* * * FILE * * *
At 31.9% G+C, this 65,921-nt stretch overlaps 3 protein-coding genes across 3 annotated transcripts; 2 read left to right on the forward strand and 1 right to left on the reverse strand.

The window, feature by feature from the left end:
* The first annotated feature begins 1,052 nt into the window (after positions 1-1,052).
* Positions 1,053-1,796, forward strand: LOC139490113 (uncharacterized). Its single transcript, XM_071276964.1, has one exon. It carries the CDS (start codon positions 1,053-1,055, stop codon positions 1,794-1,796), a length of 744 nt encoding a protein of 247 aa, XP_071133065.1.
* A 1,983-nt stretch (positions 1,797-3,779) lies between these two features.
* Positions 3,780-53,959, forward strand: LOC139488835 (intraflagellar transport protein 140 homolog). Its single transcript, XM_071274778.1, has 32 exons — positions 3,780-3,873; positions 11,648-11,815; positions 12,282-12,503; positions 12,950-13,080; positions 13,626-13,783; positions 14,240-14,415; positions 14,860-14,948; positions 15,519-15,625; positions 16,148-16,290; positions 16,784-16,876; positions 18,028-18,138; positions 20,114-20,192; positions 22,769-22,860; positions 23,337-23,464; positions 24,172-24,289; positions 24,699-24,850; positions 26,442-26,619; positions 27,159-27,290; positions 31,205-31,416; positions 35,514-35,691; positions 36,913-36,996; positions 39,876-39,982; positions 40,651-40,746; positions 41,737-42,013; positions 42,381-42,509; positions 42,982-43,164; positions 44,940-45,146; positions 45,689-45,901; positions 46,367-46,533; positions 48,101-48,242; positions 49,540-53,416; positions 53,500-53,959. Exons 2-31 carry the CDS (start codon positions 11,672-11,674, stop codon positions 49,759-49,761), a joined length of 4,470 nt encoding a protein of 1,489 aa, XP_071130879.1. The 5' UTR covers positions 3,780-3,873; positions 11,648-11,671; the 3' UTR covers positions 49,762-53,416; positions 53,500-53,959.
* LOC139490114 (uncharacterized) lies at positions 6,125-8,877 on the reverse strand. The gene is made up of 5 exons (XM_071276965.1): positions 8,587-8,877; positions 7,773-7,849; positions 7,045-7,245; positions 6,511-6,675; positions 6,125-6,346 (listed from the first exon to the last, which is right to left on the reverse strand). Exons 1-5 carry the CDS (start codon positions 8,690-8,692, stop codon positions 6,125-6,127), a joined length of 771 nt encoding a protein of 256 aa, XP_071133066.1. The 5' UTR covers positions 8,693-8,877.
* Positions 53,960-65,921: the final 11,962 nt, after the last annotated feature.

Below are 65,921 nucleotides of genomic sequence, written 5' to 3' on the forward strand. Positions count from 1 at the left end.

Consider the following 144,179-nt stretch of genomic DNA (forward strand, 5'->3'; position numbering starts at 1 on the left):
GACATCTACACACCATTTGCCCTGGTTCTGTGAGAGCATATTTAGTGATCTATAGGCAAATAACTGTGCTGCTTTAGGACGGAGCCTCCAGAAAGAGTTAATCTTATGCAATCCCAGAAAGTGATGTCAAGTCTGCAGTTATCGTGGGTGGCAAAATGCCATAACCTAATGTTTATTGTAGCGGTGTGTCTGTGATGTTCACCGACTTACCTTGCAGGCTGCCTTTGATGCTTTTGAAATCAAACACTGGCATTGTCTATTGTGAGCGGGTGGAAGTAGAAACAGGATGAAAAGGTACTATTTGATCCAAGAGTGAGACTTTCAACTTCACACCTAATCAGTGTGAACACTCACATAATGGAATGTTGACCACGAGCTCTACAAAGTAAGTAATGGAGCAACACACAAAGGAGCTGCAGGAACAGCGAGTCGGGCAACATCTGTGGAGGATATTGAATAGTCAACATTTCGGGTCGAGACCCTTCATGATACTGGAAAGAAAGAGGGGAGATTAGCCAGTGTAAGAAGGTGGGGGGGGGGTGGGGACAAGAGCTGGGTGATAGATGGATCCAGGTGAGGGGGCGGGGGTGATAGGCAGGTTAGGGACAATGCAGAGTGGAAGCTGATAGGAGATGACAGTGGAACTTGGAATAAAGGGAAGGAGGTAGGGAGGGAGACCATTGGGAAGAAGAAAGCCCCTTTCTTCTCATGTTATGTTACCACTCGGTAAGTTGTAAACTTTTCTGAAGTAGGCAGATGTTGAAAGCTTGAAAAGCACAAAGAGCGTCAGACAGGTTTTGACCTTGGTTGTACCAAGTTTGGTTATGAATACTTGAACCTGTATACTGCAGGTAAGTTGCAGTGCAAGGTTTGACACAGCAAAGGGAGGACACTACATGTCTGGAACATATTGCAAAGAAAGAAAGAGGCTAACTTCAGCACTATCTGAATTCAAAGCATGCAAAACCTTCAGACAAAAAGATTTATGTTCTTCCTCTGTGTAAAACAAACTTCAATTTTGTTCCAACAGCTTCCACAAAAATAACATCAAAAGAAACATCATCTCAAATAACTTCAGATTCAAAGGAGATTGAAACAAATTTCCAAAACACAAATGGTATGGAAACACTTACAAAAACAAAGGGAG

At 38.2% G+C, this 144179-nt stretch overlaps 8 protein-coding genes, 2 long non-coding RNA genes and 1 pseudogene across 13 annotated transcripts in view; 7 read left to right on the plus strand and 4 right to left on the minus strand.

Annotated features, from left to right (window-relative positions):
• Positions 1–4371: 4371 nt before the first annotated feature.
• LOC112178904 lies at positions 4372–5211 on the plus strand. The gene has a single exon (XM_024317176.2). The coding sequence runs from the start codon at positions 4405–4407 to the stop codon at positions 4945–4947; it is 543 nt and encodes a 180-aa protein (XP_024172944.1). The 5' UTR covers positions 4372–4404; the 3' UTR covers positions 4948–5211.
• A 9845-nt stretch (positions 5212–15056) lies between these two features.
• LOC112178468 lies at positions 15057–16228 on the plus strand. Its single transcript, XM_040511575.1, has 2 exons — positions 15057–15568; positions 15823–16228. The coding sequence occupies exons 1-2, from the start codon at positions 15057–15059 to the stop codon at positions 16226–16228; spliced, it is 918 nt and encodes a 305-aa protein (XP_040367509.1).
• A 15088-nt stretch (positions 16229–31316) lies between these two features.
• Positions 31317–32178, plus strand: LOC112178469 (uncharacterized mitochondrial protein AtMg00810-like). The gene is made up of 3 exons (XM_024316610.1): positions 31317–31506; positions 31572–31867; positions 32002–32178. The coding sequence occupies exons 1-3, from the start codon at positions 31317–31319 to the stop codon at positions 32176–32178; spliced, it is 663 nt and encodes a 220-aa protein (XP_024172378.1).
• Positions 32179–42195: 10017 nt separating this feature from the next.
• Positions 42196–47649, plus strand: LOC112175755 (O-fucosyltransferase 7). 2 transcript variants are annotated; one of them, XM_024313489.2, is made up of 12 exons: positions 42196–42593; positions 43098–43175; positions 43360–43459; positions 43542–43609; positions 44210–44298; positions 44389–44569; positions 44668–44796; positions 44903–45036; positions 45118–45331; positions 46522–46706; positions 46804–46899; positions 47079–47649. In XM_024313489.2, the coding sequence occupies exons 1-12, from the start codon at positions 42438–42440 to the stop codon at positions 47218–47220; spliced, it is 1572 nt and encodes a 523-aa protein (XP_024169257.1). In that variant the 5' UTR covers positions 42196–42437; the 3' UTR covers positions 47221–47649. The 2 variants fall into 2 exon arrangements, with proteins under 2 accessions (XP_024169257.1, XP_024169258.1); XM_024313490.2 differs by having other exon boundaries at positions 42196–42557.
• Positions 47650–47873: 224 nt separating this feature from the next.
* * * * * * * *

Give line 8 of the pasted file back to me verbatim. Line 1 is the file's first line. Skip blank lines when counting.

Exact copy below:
* Positions 53,960-65,921: the final 11,962 nt, after the last annotated feature.